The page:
llowed, and by the time they were over the train had reached its destination, and Roger, bidding the captain good-night, jumped into a hansom, promising double fare if he caught the train. The horse was good, the driver honest; besides, catching a glimpse of Roger's tops and pinks, and taking it into his head that the young gentleman was bolting from the bailiffs--a supposition which brought all the cabby's sympathies into play-the distance was accomplished, and Roger found time to have a glass of brandy and a sandwich before the last rush was made.

"Now for a sleep,” was his thought, as, pulling a rug he had invested in round his legs, he got himself wedged into a corner ; but sleep would not come, the brandy taken upon an empty stomach had got up into his brain, and a strange medley of thoughts began to distract and torment him.

The events of the day; the strange close to the anticipated day's hunting; the luck of falling in with the skipper ; and the certainty coming nearer every moment of his finding Harry—of their return; and of the end.

And then a strong inclination to jump out of the window and plunge headlong into the black gulf he saw yawning there came over him, but the carriage was full of people, who would have taken such an act as a personal insult. So he had to clench the arms of the seat and be still, courting sleep with a pertinacity which at last met its reward ; nor was the sleep broken, until a rough demand for tickets, accompanied by a blast of icy air, broke in upon his dreams, and he saw the cold, dim light of day-dawn shining in upon his fellow-travellers' faces, who, in various stages of demi-sleep, were making frantic searches after their tickets.

Liverpool is an early place; the people do not seem to think it necessary to go to bed, and start at whatever hour in the early morning you like, dawn or dark, you'll find the streets alive ; people tramping on, evidently intent upon money-making in some shape or other ; cabs and hansoms rattling cheerily along; and dining-room windows displaying well-spread breakfast-tables, with bright fires and candles setting them off.

“To the Albion, sir? Yes, sir. Thank'ee, sir. Gent's going to the Albion !” roared the porter, banging the cab door. And Roger began for the sixtieth time to try to shake off the relics of his sleep and collect his senses.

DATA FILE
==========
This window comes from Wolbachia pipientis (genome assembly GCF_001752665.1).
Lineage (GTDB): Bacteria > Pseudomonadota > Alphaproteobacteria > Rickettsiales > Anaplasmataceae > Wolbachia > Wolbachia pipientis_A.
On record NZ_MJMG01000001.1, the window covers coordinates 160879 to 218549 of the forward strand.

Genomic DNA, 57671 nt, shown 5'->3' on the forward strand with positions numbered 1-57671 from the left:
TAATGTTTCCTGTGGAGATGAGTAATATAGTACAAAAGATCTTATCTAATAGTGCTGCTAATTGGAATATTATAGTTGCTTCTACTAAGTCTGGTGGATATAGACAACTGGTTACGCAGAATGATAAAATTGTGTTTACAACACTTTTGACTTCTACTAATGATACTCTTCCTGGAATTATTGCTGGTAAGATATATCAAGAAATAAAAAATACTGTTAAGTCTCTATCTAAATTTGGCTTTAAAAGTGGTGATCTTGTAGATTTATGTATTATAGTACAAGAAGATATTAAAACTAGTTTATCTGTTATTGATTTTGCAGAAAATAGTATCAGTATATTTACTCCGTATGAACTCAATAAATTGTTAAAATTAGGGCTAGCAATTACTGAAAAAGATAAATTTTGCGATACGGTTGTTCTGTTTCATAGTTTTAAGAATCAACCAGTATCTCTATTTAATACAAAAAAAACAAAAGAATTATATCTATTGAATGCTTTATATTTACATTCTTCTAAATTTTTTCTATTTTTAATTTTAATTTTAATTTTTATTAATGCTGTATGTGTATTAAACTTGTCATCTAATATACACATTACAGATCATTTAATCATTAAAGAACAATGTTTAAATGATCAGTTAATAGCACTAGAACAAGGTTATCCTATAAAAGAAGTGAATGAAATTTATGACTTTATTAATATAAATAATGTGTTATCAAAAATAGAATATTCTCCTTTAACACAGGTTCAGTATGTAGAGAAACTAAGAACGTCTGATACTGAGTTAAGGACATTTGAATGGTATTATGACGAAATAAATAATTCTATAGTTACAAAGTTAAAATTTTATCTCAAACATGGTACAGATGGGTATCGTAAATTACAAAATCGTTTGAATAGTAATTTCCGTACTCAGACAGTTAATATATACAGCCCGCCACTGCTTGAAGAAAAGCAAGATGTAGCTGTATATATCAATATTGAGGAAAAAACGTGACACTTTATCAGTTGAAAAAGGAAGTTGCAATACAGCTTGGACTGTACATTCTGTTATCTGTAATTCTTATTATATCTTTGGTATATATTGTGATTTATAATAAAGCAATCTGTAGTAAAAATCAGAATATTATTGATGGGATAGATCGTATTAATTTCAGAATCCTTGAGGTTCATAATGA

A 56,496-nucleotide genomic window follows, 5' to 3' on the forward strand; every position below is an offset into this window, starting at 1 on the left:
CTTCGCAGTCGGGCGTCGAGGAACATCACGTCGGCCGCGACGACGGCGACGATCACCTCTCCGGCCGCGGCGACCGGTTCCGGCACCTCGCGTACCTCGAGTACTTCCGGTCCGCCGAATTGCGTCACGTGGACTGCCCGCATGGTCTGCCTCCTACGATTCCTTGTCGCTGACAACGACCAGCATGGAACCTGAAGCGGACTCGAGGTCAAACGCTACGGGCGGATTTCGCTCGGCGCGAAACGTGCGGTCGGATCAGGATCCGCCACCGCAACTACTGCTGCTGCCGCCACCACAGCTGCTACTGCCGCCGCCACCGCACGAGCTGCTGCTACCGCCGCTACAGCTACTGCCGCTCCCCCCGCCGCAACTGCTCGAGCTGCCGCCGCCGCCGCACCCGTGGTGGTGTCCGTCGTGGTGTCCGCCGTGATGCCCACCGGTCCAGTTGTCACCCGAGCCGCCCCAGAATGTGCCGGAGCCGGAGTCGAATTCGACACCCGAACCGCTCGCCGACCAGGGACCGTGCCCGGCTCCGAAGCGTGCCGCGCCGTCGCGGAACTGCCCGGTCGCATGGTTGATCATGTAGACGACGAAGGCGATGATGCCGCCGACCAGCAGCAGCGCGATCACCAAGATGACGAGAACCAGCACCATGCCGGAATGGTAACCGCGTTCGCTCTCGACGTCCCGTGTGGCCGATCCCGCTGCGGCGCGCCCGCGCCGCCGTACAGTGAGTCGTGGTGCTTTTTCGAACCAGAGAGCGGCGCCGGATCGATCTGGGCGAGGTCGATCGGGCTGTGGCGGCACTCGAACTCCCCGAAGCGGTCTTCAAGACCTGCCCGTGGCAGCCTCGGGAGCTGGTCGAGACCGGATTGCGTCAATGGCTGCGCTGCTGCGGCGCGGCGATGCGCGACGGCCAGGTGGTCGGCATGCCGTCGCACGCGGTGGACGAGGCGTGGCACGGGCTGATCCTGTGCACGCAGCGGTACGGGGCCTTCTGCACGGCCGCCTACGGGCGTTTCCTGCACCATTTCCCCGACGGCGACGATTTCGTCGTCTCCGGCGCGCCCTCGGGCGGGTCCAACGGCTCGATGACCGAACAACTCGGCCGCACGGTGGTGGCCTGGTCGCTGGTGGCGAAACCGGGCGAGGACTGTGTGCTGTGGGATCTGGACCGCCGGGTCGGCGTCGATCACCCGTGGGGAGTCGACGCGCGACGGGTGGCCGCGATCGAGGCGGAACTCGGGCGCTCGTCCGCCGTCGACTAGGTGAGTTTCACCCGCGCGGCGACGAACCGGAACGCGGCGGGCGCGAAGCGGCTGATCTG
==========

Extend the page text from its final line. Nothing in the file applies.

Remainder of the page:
"Is Mr. Fielding here?” he asked of a half-withered looking waiter, evidently up all night.

“Don't know, sir—go and see. Yes, sir,” he replied, returning from a consultation in the bar; "expecting a party, sir-ordered No. 9. Will you go to the coffee-room, sir, or upstairs at once ?"

“Upstairs."

“This is the room, sir, gent engaged ; you was to be shown there : he's-yes, sir :"

The waiter's explanation was broken in upon by a door on ihe right opening, and a voice asking “Who he was putting into that room!"

Roger's heart gave a bound; he turned, and the brothers stood face to face.

“Roger!"
“Harry !”
And they were in each other's arms.

“God bless my soul!" ejaculated the waiter, as the door banged; “what's up now ? that is a rum start, for they ain't Frenchmen; that 'ere Fielding's a runaway-one of them advertisements from disconserlate parents, Come back, unhappy boy, and all will be forgiven.' Well ! we've many queer things goes on here, and these blessed old walls could tell a tale or two, couldn't you, now? Young gent was a horsy one, too, travelling in tops, though I don't seem to remember his face among the gents who come down for the meeting ;' got no luggage neither; rum start, surely."

He paused, and listened attentively, his face assuming a still greater appearance of perplexity; then, walking away on tiptoe, he muttered

“I do believe he's a-crying ! perhaps it's a young woman, though the moustache and tops did look uncommon natural--but they does get themselves up clever now-a-days; and he said he expected of a ladypoor young thing! what a handsome young feller she made, too! and her sweetheart—well, maybe he's worth the risk, for he's a regular gentleman, and good-looking, too."

So soliloquising the waiter retired to get his well-earned sleep, and dreamt of young damsels riding on telegraph wires, adorned with tops and moustaches.

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“It was a deuced close shave, Ro,” said Harry, as they galloped down to the railway station a couple of hours afterwards ; "and that telegram—what a'fright it put me into! I'd half a mind to forfeit my passage and take her home again. And my mother, Ro, who was to tell her ? Lilly, again—what a determined little woman it is !”

"I was half inclined to envy you, Hal, at one time.”

“How did that come about-you don't mean that you fell in love with her ?” and Harry looked graver.

“Something uncommonly like it, dear boy. That was the way I found you out. Do you remember the day I came upon you in the